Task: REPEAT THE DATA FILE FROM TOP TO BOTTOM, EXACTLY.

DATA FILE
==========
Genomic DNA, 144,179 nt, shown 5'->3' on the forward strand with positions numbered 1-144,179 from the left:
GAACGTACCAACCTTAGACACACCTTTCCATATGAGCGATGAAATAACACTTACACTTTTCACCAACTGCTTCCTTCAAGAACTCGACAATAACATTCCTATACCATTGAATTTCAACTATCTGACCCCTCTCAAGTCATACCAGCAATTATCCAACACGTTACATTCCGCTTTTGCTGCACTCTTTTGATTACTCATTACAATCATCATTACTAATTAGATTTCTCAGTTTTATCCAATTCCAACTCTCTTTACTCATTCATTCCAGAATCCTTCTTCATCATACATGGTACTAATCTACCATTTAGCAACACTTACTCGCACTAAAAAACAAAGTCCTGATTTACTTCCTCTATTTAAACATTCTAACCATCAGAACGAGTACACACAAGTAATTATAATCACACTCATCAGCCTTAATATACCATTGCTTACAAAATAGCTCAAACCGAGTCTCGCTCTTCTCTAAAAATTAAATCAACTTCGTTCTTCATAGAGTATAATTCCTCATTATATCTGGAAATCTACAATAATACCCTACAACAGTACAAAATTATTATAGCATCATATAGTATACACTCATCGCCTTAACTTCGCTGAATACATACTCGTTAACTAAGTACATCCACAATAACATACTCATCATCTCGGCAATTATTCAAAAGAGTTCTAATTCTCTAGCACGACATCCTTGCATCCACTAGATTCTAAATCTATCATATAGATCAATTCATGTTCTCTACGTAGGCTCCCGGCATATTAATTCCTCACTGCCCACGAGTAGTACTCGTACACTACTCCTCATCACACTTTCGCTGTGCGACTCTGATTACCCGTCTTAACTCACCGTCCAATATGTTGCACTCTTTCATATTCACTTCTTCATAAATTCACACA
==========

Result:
Genomic DNA, 144,179 nt, shown 5'->3' on the forward strand with positions numbered 1-144,179 from the left:
GAACGTACCAACCTTAGACACACCTTTCCATATGAGCGATGAAATAACACTTACACTTTTCACCAACTGCTTCCTTCAAGAACTCGACAATAACATTCCTATACCATTGAATTTCAACTATCTGACCCCTCTCAAGTCATACCAGCAATTATCCAACACGTTACATTCCGCTTTTGCTGCACTCTTTTGATTACTCATTACAATCATCATTACTAATTAGATTTCTCAGTTTTATCCAATTCCAACTCTCTTTACTCATTCATTCCAGAATCCTTCTTCATCATACATGGTACTAATCTACCATTTAGCAACACTTACTCGCACTAAAAAACAAAGTCCTGATTTACTTCCTCTATTTAAACATTCTAACCATCAGAACGAGTACACACAAGTAATTATAATCACACTCATCAGCCTTAATATACCATTGCTTACAAAATAGCTCAAACCGAGTCTCGCTCTTCTCTAAAAATTAAATCAACTTCGTTCTTCATAGAGTATAATTCCTCATTATATCTGGAAATCTACAATAATACCCTACAACAGTACAAAATTATTATAGCATCATATAGTATACACTCATCGCCTTAACTTCGCTGAATACATACTCGTTAACTAAGTACATCCACAATAACATACTCATCATCTCGGCAATTATTCAAAAGAGTTCTAATTCTCTAGCACGACATCCTTGCATCCACTAGATTCTAAATCTATCATATAGATCAATTCATGTTCTCTACGTAGGCTCCCGGCATATTAATTCCTCACTGCCCACGAGTAGTACTCGTACACTACTCCTCATCACACTTTCGCTGTGCGACTCTGATTACCCGTCTTAACTCACCGTCCAATATGTTGCACTCTTTCATATTCACTTCTTCATAAATTCACACA